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The Tom Hammond Kentucky Sports Media Award was presented Thursday to Larry Vaught of the Danville Advocate-Messenger.
The ceremony, held as part of the Bluegrass Sports Awards, sponsored by the Bluegrass Sports Commission (BSC) and Alltech, was one of five awards presented. Anthony Davis, former UK basketball player and now a member of the NBA’s New Orleans Hornets, was named 2012 Herald-Leader Kentucky Sportsman of the Year.
Dick Enberg was presented with the Tom Hammond Award, The Jim Host Sports Business Award was presented to Keeneland legend, Mr. Ted Bassett, and the Jim Host Youth Sports Award honored the late KHSAA commissioner Mr. Louis Stout.
Posted By GARY MOYERS
(Larry doesn’t know about this post yet, but thanks to Amy Ratliff I got my hands on the press release and can announce Larry’s award here)
LEXINGTON – The Bluegrass Sports Commission (BSC) and Alltech are proud to announce the second annual Bluegrass Sports Awards will be held on Thursday, Jan. 31, 2013, at the Griffin Gate Marriott Resort & Spa. The evening will feature five prestigious awards given out as a celebration of Kentucky’s rich sports tradition, highlighting the achievements of those who have made an impact on the lives of Kentuckians.
“These award recipients are some of Kentucky’s greatest ambassadors – individuals who have and continue to promote this state around the country and the world,” said Dr. Pearse Lyons, president and founder of Alltech. “Alltech shares the Bluegrass Sports Commission’s vision of bringing world class sporting events to Kentucky, which is why we are delighted to once again support the Bluegrass Sports Awards as the presenting sponsor. As demonstrated by the 2010 Alltech FEI World Equestrian Games, the Alltech National Horse Show and our UK men’s basketball program, sports are unmatched in their ability to draw the community together and shine a bright spotlight on our Old Kentucky Home.”
Lexington native and NBC broadcaster Tom Hammond will present a pair of awards bearing his name during the
• The Tom Hammond Award will be given to legendary broadcaster Dick Enberg.
Known as one of the most versatile play-by play announcers in sports broadcasting, Enberg has taken on assignments including NFL football (43 seasons), the Super Bowl (10 times), the Rose Bowl (nine times), the Orange Bowl (six times), the Olympic Games (1972, 1988, 1992, 1996), the Australian Open (seven times), the French Open (23 times), Wimbledon (26 times), the U.S. Open Tennis Championships (10 times), the Masters (seven times), the PGA Championship (five times), the U.S. Open Golf Championship (five times), the Ryder Cup (three times), the American and National League Playoffs (three times), the World Series, heavyweight boxing championships (three times), the NCAA Men’s Basketball Championship (14 times), the NBA Playoffs and the NBA All-Star Game. Along with football, baseball, tennis, golf, basketball and boxing, he has called gymnastics, figure skating, Breeder’s Cup horse racing and track and field.
• The Tom Hammond Kentucky Sports Media Award will be presented to Larry Vaught of the Danville Advocate-Messenger.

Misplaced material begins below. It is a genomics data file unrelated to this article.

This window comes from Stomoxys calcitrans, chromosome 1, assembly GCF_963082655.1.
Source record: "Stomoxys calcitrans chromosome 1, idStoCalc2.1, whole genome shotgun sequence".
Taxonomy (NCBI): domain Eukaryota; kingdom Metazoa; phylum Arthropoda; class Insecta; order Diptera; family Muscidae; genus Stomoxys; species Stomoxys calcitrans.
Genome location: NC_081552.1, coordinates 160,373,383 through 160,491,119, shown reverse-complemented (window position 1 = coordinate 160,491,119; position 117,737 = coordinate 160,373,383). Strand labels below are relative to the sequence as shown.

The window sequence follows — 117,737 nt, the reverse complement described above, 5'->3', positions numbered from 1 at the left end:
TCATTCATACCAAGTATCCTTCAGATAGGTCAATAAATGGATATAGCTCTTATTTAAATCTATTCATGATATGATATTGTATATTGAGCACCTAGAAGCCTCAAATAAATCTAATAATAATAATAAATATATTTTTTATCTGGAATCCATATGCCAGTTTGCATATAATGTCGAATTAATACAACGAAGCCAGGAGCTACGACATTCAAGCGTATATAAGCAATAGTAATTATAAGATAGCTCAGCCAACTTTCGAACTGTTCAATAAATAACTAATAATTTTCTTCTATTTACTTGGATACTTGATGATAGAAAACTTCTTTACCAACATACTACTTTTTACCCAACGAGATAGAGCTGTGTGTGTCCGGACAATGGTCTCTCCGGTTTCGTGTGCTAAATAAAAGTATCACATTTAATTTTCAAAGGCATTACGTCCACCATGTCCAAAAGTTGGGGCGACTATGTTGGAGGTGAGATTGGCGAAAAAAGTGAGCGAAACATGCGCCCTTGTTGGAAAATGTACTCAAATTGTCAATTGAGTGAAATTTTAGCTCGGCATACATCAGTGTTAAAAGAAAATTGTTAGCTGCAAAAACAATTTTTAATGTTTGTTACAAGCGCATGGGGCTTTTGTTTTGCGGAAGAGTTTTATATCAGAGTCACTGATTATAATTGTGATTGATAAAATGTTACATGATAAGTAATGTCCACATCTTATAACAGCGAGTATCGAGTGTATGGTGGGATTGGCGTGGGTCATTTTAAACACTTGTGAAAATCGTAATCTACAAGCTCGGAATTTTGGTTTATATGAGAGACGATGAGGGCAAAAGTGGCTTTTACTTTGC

A 1970 graduate of Danville High School and a 1974 graduate of the University of Kentucky, Vaught began his career working for his late father, Bill, in the sports department at The Danville Advocate in 1975. He became the sports editor in 1996 upon the death of his father. Vaught has served as the president of the Kentucky Sports Writers Association and third vice president of the national Associated Press Sports Editors Association. He is a member of the Danville School’s Athletic Hall of Fame and the 12th Region Hall of Fame and in 2010 was inducted into the Kentucky High School Athletic Association Hall of Fame. Vaught is also a six-time winner of Kentucky’s National Sportswriter of the Year, which is named by the National Sportscasters and Sportswriters Association.
Recent National College Basketball Hall of Fame inductee Jim Host will also present a pair of awards in his name at the event.
• The Jim Host Sports Business Award will be presented to Keeneland legend, Mr. Ted Bassett.
Bassett began working for the Keeneland Association in 1968, initially as an assistant to Louis Lee Haggin II. In 1969, Bassett became president and served in that capacity until 1986 when he moved to chairman of the board. In 2003, Bassett became a Keeneland trustee and he now holds the title of trustee emeritus. The entirety of his Keeneland tenure currently spans 42 years and coincides with the association’s greatest period of growth. From 1988-1996, Bassett also served as president of Breeders’ Cup Ltd. He was chairman of the World Series Racing Championship from 1994-2004. He remains a Keeneland and Breeders’ Cup director and a member of The Jockey Club. He is a past president of the Thoroughbred Racing Associations of America and formerly served as a trustee of the National Museum of Racing, UK Equine Research Foundation and Transylvania University. A decorated veteran of World War II, Bassett was awarded the Purple Heart and the Presidential Unit Citation. He was the director of the Kentucky State Police for four years and was one of the founders of the College of Justice and Safety at Eastern Kentucky University.
• The Jim Host Youth Sports Award will honor the late Mr. Louis Stout.
Mr. Stout worked for the Kentucky High School Athletic Association (KHSAA) for 23 years. In 1994, he became commissioner of the association and was the first African-American to head a state high school athletic association in the country. In 2011, he was named to the position of president of the National Amateur Athletic Union, an organization geared toward the development of youth through sports, his lifelong passion. Just as with all of his works, he would strive to make the AAU